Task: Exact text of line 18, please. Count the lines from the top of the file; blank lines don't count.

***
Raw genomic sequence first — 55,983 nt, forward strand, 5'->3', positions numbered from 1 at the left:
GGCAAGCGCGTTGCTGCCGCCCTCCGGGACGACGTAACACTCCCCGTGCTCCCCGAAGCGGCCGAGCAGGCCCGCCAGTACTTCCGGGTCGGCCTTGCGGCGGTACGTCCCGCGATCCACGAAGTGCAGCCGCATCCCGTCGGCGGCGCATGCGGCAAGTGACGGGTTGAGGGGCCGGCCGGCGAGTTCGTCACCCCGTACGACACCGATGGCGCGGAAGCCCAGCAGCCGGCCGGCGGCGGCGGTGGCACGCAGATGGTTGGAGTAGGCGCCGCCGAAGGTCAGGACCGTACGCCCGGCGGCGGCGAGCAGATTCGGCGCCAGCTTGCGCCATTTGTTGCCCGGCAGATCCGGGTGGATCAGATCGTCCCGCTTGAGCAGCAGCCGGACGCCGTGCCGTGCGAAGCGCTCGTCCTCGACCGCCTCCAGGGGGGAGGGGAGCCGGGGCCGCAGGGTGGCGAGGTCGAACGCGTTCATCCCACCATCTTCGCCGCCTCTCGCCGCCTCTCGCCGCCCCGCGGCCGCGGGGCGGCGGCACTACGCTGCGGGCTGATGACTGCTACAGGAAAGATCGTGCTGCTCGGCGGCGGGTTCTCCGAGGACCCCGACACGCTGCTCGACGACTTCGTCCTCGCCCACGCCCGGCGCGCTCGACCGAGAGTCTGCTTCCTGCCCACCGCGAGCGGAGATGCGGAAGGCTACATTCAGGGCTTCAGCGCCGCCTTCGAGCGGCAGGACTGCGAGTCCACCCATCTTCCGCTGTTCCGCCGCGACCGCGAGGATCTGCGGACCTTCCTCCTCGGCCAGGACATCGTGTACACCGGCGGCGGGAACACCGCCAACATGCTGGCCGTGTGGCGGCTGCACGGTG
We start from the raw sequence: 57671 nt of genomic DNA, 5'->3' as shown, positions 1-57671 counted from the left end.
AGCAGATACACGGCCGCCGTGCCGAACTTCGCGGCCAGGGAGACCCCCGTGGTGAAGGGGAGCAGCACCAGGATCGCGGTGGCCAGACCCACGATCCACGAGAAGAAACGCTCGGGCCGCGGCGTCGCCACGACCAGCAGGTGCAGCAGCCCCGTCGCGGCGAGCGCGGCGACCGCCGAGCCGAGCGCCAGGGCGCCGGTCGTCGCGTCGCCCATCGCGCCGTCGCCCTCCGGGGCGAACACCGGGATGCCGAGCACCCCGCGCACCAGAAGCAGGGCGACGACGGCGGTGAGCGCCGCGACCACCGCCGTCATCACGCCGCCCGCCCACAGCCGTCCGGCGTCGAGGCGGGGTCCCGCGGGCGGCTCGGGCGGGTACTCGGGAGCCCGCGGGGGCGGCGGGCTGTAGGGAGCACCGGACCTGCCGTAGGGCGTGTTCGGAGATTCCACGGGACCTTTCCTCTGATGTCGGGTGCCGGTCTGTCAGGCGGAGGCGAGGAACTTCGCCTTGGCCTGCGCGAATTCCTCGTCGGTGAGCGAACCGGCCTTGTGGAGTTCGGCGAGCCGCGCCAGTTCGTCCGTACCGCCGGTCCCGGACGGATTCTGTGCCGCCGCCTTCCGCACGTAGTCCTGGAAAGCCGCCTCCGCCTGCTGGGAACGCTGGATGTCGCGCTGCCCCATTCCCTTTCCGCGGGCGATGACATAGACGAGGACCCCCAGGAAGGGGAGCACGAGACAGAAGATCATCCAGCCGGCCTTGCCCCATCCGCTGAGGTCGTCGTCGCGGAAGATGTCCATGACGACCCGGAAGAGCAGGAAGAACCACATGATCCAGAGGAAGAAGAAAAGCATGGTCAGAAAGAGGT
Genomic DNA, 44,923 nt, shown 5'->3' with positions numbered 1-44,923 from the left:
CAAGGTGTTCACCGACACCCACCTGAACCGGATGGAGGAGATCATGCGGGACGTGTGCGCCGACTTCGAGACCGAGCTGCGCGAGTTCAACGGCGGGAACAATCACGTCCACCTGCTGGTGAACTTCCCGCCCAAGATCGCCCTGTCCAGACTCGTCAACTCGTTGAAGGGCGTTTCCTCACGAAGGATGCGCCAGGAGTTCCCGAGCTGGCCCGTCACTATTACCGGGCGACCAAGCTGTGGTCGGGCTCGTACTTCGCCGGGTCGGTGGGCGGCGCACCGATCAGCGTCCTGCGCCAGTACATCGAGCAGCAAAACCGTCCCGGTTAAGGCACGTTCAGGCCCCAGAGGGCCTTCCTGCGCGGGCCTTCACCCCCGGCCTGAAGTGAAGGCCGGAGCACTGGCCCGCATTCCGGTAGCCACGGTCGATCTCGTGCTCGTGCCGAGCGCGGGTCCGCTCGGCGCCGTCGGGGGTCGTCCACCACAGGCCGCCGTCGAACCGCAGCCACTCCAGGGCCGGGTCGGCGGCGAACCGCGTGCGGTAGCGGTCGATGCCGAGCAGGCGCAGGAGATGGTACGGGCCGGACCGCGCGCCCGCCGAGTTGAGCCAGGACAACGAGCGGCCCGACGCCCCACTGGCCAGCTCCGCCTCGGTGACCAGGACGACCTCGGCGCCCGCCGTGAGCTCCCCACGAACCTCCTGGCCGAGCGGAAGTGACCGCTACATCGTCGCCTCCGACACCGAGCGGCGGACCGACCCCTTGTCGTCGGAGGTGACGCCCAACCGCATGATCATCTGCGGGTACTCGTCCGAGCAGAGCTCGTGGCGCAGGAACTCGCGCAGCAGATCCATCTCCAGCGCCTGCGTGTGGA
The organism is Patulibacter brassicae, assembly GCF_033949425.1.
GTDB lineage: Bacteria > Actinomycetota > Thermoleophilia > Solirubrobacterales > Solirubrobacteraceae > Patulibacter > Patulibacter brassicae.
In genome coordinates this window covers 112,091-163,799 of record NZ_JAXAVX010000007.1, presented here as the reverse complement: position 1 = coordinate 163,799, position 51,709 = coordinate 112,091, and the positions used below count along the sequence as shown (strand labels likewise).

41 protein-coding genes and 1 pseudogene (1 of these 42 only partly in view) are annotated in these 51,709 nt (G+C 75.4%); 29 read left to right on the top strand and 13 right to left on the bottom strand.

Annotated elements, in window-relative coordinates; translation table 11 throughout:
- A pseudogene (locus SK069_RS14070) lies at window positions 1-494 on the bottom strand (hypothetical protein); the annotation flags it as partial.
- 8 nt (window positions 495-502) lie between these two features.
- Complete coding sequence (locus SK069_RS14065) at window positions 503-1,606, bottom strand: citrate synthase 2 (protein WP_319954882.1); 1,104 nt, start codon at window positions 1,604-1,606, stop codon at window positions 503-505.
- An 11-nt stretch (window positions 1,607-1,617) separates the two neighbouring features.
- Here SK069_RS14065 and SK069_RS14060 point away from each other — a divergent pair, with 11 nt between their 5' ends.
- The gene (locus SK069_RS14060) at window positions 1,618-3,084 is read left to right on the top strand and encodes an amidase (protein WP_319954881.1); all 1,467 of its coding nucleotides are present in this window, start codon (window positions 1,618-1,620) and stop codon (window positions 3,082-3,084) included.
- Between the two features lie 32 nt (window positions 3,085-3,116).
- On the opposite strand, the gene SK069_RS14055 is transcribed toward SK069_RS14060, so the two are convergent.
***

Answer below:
- Between the two features lie 32 nt (window positions 3,085-3,116).